Finally, women are more level-headed when it comes to bonding. They tend to emphasize long-term relationships, based on reciprocity and the adhesive qualities of strong emotions. Good judgment, intelligence, and a developed sense of responsibility are crucial to the maintenance and preservation of functional, lasting, and durable couples - and so are faithfulness and being affectionate.
Soaring divorce rates and the rise of single parenthood prove that women are not good at recognizing the qualities they seek in men. It is not easy to tell apart the genuine article from the unctuous pretender. While intelligence (or lack thereof) can be discerned on a first date, it is difficult to predict traits such as faithfulness, good judgment, and reliability. Affections can really be mere affectations and women are sometimes so desperate for a mate that they delude themselves and treat their date as a blank screen onto which they project their wishes and needs.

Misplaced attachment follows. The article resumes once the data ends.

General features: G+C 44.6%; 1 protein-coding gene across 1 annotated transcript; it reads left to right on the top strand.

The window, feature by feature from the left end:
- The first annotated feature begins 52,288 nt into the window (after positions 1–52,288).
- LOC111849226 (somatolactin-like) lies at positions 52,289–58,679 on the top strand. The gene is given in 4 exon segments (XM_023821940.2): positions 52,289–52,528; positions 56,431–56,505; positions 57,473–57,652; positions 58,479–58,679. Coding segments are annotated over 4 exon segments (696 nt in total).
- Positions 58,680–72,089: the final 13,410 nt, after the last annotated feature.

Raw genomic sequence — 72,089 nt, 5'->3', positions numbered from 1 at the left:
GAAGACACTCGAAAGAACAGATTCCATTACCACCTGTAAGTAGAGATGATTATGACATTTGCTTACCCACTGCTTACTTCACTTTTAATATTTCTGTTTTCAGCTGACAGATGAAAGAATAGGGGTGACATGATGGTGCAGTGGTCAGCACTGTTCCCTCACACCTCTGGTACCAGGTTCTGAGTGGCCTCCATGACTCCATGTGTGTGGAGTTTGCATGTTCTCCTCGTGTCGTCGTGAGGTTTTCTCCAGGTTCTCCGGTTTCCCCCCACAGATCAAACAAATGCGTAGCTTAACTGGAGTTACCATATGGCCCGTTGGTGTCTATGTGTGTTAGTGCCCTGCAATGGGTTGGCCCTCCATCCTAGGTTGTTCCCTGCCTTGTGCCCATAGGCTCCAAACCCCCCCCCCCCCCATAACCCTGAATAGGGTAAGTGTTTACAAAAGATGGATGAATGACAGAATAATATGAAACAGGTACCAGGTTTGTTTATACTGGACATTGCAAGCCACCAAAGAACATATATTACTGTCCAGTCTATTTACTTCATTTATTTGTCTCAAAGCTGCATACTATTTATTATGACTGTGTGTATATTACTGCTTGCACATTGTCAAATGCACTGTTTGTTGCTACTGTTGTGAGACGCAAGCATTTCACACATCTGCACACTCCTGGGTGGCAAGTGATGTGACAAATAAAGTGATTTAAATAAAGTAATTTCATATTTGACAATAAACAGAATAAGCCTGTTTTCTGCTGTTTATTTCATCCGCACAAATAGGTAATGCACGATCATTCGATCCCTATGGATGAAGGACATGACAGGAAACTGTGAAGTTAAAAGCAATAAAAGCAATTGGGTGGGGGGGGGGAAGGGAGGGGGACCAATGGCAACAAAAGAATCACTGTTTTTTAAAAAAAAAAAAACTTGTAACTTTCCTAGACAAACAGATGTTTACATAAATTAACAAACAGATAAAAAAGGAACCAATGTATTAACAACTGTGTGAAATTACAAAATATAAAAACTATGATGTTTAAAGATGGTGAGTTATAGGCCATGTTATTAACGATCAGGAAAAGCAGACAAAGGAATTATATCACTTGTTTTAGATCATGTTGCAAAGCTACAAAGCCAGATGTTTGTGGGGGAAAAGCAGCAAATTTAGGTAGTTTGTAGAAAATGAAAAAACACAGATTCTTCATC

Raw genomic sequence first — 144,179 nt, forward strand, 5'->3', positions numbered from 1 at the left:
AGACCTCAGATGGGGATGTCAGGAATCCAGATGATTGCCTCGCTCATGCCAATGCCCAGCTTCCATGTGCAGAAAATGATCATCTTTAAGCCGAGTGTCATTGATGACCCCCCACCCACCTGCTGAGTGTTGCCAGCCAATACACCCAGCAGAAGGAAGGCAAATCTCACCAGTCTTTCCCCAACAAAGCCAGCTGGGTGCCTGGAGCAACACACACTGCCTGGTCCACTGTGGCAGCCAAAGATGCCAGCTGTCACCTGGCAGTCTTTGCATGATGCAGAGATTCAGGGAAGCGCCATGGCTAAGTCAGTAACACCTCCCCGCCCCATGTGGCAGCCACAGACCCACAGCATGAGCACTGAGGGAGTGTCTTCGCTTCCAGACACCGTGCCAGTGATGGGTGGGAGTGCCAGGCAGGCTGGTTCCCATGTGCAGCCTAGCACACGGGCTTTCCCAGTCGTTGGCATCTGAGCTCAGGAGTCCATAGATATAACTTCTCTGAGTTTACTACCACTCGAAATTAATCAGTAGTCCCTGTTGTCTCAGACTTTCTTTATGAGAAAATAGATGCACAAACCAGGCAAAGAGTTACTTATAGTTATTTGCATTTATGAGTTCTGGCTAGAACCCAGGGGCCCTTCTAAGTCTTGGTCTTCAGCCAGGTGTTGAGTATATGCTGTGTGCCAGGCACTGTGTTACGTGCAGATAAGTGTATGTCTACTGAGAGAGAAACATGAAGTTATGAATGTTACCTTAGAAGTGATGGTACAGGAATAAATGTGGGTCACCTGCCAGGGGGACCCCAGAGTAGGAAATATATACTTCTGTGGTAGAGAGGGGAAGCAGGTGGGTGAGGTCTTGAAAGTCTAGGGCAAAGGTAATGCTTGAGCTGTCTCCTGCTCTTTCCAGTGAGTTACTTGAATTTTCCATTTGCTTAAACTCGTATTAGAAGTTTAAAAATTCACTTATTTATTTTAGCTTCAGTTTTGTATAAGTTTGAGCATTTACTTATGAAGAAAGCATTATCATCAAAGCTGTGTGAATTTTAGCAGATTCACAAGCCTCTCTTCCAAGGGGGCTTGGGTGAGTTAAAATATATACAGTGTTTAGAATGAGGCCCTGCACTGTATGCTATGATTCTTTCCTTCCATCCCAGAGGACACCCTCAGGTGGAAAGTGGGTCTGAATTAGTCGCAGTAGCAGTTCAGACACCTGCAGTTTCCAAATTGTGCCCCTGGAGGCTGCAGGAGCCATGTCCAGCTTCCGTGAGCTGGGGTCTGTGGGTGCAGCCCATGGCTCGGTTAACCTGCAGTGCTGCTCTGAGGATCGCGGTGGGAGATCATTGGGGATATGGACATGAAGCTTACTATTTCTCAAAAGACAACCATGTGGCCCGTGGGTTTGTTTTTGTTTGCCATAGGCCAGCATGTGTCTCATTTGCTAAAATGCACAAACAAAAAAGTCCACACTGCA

Q. What are the top 5 Things Men Look for in a Woman, the top five qualities?
Why is this something men look for in women – why is it important?
How does this quality positively affect a relationship or marriage?
How do men recognize it?
A. From my experience and correspondence with thousands of couples, men seem to place a premium on these qualities in a woman:
1. Physical Attraction and Sexual Availability
4. Protective Affectionateness
There are three possible explanations as to why men look for these qualities in women: the evolutionary-biological one, the historical-cultural one, and the psychological-emotional one.